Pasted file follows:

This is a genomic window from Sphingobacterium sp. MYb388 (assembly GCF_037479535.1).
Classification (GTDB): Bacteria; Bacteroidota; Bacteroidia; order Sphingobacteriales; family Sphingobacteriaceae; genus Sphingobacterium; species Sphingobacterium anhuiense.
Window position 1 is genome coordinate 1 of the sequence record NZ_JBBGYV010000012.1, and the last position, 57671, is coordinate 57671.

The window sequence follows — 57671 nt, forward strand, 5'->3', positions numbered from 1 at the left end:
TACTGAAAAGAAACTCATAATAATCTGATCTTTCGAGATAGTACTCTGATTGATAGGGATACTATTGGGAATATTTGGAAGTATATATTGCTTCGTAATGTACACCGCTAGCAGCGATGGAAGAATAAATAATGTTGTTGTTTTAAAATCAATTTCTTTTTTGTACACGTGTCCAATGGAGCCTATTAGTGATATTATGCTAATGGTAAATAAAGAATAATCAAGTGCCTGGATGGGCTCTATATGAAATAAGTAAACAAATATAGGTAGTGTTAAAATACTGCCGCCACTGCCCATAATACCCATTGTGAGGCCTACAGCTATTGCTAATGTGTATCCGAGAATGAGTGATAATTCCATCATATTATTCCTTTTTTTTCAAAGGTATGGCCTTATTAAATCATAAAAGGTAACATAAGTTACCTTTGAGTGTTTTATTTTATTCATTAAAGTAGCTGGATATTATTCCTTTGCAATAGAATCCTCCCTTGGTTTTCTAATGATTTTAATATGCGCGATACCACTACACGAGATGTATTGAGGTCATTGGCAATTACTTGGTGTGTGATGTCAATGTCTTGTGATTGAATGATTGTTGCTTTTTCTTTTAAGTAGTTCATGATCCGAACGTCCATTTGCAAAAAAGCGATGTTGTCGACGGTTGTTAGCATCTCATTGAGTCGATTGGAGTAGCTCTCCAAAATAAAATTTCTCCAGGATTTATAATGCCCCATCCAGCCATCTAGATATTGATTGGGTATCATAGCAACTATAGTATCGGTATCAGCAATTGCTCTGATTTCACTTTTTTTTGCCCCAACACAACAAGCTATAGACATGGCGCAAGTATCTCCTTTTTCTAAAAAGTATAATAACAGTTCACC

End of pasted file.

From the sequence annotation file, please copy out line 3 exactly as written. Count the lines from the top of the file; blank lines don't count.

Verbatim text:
Window position 1 is genome coordinate 1 of the sequence record NZ_JBBGYV010000012.1, and the last position, 57671, is coordinate 57671.